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Finally I have found some time to do a write up of the Red Village Weekend Workshop that Michael Blommaert, Edward van Egmond, Maarten Luikhoven and I held at the end of last year. Itís a quarterly event, but usually a pretty last minute arrangement because Maarten is in Holland very infrequently. Our first workshops were early in 2012, but we liked them so much we made it into a recurring event and gave them a name, based on our location for the workshop, which is the Red Village in Hilversum.
First we did some catching up on the past months since our last meeting and we discussed some of our successes in the past year. Unfortunately many publishing opportunities take that long to actually get back to you, accept your story, edit it, do layout, create the actual book or magazine and start promoting it. Itís a process, we all agreed, but why does it have to take so looooong???? Anyway, all of us have work accepted at various English publishers and of course reaching nice positions in contests last year created some publishing opportunities in the Netherlands as well.
Itís funny to see that each of us have our own specialties when it comes to writing. Michael Blommaert loves writing alternate history combined with weird fantasy themes. Edward van Egmond has a distinct love for Eastern culture, sometimes combined with Lovecraftian themes, which shows in his work. Maarten is a fan of Iain Banksí Culture novels and some of his stories feature the kind of ultra scale imaginings that Banks was so good at. He also writes with a touch of bizarro, which often gives interesting results. I myself am the most prolific of the group. There is a definite slant towards existentialism in my work, although I try to be allround and I make it a point to write each next story in a different voice, with different themes and often new experimental writing, to see what evokes the best response from our proofreaders. This regularly results in me cooperating with one of the other guys on stories.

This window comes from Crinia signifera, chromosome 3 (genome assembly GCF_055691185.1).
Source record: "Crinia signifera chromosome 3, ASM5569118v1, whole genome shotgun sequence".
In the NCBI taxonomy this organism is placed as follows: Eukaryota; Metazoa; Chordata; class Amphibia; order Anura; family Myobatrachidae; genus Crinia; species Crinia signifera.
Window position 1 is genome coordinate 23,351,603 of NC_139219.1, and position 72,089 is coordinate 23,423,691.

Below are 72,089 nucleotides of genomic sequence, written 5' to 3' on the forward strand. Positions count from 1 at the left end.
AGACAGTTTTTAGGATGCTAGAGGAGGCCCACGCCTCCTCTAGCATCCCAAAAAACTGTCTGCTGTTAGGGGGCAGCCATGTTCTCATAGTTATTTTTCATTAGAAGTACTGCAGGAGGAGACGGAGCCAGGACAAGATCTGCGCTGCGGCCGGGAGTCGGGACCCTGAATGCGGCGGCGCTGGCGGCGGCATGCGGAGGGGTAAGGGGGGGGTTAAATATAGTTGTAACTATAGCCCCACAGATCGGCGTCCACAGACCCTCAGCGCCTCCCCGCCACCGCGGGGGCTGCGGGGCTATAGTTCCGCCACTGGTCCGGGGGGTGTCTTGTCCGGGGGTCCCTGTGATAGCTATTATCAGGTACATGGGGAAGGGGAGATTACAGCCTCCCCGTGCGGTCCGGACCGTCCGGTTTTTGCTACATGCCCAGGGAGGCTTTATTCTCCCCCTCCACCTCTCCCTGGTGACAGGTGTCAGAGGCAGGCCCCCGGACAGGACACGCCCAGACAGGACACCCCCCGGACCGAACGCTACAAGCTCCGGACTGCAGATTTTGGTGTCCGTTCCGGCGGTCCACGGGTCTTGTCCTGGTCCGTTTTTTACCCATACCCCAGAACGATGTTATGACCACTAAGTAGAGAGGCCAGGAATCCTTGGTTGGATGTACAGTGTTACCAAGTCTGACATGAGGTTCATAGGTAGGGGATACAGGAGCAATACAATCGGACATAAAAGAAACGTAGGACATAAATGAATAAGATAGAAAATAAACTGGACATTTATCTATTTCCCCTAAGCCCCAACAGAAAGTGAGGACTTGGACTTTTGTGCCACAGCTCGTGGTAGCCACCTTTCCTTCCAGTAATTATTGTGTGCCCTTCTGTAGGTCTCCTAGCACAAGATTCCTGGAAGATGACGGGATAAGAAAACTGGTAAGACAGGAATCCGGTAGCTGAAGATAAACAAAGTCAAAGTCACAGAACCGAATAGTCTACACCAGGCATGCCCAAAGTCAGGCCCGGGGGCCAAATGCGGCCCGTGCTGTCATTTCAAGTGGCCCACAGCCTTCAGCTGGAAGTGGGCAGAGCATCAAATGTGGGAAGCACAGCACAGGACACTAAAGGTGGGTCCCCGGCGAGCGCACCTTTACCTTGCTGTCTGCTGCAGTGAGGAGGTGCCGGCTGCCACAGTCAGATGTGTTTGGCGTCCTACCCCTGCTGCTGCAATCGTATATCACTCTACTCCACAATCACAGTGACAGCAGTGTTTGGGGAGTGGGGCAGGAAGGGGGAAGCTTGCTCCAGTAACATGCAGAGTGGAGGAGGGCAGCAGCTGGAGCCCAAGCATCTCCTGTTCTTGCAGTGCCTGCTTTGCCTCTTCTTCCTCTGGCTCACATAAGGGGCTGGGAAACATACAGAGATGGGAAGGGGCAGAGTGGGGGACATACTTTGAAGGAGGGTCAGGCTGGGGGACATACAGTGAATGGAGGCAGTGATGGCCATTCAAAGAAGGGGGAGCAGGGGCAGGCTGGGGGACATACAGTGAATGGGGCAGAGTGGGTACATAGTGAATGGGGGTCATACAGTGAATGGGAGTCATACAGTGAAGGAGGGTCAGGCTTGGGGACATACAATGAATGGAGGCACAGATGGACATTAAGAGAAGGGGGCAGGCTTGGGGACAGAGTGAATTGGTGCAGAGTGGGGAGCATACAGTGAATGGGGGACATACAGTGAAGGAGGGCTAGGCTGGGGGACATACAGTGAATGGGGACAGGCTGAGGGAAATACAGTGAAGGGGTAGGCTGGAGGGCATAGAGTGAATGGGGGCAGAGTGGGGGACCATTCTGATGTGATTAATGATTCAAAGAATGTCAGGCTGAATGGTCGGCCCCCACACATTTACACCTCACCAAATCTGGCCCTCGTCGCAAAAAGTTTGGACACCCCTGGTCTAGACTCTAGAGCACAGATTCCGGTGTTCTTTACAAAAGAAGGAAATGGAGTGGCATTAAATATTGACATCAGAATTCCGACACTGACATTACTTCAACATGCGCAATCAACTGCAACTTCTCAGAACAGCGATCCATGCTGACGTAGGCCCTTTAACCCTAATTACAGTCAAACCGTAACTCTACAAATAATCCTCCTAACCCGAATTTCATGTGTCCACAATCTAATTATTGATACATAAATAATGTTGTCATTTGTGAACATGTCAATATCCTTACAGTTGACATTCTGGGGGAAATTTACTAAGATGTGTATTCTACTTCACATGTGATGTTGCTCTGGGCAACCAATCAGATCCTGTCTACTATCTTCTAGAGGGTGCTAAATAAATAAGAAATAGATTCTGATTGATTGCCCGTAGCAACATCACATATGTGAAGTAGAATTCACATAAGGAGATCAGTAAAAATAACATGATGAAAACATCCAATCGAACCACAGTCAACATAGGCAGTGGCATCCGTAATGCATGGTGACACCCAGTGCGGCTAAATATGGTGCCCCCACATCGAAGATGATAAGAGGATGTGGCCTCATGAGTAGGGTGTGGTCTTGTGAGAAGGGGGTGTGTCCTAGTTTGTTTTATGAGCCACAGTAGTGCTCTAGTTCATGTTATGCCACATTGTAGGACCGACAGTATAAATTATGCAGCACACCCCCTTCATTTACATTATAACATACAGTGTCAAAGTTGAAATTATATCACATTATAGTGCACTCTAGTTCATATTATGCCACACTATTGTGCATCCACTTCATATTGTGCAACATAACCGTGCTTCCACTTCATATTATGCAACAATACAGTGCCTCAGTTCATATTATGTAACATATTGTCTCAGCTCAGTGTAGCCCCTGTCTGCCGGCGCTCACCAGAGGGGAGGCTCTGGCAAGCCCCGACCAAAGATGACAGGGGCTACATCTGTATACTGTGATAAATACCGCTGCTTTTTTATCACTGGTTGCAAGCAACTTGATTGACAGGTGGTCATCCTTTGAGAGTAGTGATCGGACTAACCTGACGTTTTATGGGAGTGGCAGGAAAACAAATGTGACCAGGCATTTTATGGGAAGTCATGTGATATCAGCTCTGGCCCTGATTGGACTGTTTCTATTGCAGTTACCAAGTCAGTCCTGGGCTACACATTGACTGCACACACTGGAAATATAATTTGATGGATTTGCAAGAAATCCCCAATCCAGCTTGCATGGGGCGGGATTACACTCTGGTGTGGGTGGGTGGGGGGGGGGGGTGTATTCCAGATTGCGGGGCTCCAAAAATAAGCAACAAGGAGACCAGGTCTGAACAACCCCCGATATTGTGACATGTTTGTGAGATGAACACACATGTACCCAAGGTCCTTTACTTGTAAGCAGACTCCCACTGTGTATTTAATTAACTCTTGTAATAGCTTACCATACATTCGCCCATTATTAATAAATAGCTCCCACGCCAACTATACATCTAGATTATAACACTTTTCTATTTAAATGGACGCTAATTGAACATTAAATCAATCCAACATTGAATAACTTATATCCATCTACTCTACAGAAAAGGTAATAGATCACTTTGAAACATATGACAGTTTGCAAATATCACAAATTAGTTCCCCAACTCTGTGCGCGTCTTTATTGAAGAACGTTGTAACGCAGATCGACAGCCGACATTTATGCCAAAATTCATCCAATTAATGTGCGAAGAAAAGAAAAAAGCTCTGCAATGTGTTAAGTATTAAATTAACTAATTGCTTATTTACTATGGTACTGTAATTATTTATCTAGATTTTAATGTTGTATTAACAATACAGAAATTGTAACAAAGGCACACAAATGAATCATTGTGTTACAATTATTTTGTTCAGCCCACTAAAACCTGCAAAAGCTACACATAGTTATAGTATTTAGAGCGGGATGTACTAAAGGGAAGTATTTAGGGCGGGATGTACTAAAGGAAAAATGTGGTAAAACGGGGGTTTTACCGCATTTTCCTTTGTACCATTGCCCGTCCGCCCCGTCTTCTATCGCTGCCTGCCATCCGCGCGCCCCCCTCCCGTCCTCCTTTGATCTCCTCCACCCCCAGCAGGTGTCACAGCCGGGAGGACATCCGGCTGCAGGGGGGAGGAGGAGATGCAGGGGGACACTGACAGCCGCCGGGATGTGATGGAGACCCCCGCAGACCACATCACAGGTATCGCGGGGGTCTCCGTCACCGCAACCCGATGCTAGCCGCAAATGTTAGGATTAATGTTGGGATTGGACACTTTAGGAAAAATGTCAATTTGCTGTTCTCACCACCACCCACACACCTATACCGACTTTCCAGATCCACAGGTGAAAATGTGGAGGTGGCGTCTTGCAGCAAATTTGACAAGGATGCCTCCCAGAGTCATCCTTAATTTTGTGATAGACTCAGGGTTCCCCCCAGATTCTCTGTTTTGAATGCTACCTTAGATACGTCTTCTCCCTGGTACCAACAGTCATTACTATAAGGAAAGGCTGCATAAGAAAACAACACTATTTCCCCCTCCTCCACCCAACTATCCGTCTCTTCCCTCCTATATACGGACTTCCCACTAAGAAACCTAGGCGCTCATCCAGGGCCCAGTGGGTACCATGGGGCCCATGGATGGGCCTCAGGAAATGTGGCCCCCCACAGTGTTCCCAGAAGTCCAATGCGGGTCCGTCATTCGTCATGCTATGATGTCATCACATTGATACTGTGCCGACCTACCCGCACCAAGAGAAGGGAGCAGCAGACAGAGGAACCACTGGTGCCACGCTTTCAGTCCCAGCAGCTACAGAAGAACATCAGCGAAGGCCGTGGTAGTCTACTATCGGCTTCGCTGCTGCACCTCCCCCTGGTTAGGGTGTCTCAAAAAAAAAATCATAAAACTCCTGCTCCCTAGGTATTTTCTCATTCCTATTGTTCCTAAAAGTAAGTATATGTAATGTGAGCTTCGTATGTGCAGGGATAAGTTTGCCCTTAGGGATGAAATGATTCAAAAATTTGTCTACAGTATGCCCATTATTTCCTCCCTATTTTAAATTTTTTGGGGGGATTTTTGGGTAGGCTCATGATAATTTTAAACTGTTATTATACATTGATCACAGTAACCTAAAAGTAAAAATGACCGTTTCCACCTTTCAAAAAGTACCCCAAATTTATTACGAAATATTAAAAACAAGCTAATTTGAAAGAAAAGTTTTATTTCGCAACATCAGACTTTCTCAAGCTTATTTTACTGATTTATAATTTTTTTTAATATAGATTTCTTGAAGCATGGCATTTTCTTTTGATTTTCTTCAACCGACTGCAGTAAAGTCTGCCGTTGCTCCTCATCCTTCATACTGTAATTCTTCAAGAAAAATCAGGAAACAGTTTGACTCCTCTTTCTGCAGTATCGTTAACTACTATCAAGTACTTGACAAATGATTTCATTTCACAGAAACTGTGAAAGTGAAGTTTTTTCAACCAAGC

We started out with a todo list for some of the anthologies and contests we were writing for at the time. One specific contest allowed us to send in quite a few stories and we all wanted to participate, so we dedicated the whole of Sunday to it. This particular contest delivers jury reports after the first round to improve your stories with and resubmit. This requires secrecy from the participants to not influence the jurors, so I wonít go into any detail here.
Another point we wanted to discuss and investigate more deeply was world building. And yes, weíre all very fond of maps of the worlds that we write in or about and we want to know about the history of such a world from as many perspectives as we can come up with. We came up with some interesting worlds in which certain laws of physics were more or less pliable and we designed the seven wonders of that world based on those altered laws. We spent most of Saturday morning on discussing all the intricacies and details of such a world.
After that it was time for lunch and more discussions on the various US and UK opportunities we saw for some of our stories and ideas. To Dutch people itís sometimes overwhelming to see how large the English language market is compared to the limited size and therefore limited number of publication possibilities in the Netherlands. Fortunately our English writing skills are good enough to compete in that huge market. (at least thatís what we thinkÖ)
In the afternoon Michael Blommaert used his considerable LARP GM skills to guide us through a couple of hefty dialogues in different and mostly challenging situations. Itís strange to say things you yourself would never say in real life, but imagining yourself for example running away from a zombie horde with your brother or sister right beside you, forces you to talk different, short, quick sentences to preserve breath. No time for flowery prose and such, just straight up survival. Interesting to say the least and helpful for writing proper dialogue in stories.
After dinner we had a physics and human physiology discussion with both Edward and Maarten showing different types of martial arts moves and weapons use and the improbability of many of the moves typically seen in bad kung fu movies. Quite educational in fact. I remember a few scenes that I may want to revisit now that Iíve seen that some things are just plain impossible. That concluded the first day of our workshop weekend.
The second day was spent in relative silence with mostly sound of clicking keyboards on laptops to be heard. We were writing, editing and critiquing to get all the stories we had prepared weeks in advance into our computers. The results were pretty good and we ended that day with four nearly finished stories that we would polish over the next days and weeks to enter into the aforementioned contest.
Itís of course only two days per quarter, but the direct face to face communication and feedback really helps us along in our writing endeavors. Itís becoming kind of a tradition, a nice one, and we want to keep it like this. Looking forward to our next weekend!